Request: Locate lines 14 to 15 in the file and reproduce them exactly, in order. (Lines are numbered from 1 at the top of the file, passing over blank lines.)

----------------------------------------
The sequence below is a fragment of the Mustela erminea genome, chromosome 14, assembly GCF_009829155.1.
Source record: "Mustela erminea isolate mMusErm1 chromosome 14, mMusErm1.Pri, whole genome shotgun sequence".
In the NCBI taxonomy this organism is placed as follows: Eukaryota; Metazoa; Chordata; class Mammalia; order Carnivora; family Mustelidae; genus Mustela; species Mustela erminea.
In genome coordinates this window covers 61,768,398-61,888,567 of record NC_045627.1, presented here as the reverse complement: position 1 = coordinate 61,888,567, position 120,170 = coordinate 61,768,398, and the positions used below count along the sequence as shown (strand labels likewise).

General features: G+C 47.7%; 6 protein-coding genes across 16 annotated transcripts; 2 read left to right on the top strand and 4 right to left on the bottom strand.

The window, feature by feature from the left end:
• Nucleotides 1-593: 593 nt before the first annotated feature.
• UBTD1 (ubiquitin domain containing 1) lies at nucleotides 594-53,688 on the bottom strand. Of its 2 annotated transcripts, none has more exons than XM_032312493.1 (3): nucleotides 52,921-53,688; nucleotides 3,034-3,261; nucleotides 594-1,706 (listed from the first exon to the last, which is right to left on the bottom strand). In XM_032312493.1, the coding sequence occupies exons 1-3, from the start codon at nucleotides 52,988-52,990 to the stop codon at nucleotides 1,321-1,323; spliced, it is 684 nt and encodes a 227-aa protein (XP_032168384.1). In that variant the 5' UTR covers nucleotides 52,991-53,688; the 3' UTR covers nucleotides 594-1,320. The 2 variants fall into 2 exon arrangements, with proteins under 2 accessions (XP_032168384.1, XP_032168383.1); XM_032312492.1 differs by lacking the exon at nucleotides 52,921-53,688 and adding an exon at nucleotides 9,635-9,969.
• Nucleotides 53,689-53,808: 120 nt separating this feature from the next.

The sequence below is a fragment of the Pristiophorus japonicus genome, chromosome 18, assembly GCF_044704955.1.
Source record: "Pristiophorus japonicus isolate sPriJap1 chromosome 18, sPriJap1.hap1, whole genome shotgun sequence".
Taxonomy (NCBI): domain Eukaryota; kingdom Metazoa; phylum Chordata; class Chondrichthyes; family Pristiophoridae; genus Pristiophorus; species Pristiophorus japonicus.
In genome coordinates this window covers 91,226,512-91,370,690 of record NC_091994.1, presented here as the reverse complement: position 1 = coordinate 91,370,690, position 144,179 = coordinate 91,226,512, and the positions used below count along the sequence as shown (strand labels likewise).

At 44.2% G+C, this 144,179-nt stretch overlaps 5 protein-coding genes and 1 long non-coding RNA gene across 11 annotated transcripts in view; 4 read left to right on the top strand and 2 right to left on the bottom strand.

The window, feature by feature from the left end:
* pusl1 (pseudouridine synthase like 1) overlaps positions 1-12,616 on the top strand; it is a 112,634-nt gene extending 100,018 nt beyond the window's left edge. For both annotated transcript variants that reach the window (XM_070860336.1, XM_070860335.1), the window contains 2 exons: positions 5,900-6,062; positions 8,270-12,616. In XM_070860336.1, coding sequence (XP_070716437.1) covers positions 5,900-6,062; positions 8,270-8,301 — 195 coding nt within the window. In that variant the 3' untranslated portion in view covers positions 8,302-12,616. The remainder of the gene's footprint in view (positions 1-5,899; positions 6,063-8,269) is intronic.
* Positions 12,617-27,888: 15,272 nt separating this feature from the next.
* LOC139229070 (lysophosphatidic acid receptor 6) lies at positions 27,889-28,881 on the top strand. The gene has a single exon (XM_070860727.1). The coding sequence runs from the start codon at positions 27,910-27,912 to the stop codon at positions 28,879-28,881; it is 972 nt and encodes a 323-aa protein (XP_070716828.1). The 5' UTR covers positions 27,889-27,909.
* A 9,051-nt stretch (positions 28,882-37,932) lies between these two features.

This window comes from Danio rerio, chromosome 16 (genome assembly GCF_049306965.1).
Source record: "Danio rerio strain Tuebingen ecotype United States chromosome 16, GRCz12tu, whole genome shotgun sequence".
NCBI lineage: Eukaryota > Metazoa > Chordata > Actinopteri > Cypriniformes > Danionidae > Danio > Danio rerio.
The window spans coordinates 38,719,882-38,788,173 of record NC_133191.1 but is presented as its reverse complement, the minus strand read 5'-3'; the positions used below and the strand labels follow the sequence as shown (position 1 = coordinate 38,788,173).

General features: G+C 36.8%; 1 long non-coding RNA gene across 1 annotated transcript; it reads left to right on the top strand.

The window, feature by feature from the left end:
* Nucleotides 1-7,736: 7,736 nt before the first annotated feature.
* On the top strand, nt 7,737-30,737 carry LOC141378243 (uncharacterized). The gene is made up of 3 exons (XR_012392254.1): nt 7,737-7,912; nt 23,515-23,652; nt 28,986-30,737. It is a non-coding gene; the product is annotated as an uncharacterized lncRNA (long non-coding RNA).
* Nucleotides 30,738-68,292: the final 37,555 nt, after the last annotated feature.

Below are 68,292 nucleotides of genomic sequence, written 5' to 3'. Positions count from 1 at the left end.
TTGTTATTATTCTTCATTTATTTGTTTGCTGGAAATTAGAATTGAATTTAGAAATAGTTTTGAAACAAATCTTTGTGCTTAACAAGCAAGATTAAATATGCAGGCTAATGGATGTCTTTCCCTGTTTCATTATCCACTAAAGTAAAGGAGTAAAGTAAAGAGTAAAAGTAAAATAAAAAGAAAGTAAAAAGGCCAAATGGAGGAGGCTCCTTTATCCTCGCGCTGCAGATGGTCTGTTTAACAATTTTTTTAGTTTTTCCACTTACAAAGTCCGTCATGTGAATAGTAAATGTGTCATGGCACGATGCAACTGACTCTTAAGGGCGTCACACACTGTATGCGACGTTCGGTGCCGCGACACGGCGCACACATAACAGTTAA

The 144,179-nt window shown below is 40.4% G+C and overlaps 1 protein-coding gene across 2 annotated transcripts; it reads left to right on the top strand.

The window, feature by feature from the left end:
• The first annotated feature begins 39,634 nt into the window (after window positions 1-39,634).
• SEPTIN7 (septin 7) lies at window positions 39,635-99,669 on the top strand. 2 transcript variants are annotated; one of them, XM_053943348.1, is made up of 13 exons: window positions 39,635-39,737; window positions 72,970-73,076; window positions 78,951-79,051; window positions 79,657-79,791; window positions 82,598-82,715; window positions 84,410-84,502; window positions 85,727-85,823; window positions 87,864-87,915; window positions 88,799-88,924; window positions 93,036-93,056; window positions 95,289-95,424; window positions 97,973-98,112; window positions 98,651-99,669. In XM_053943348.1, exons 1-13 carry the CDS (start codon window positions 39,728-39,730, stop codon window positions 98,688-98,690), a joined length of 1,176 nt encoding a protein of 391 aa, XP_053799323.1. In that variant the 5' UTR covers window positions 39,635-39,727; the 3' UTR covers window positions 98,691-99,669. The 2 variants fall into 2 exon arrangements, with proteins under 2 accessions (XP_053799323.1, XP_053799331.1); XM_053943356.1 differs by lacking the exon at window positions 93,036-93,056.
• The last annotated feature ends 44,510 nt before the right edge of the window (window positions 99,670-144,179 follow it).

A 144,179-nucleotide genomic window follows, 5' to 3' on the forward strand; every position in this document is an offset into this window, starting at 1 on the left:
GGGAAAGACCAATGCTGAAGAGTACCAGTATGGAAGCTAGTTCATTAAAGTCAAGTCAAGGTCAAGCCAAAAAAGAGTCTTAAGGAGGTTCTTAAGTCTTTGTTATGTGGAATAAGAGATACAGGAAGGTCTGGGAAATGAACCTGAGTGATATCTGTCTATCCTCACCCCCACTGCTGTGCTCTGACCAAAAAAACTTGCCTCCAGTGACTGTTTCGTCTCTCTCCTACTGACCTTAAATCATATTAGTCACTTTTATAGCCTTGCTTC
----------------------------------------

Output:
At 44.2% G+C, this 144,179-nt stretch overlaps 5 protein-coding genes and 1 long non-coding RNA gene across 11 annotated transcripts in view; 4 read left to right on the top strand and 2 right to left on the bottom strand.

The window, feature by feature from the left end: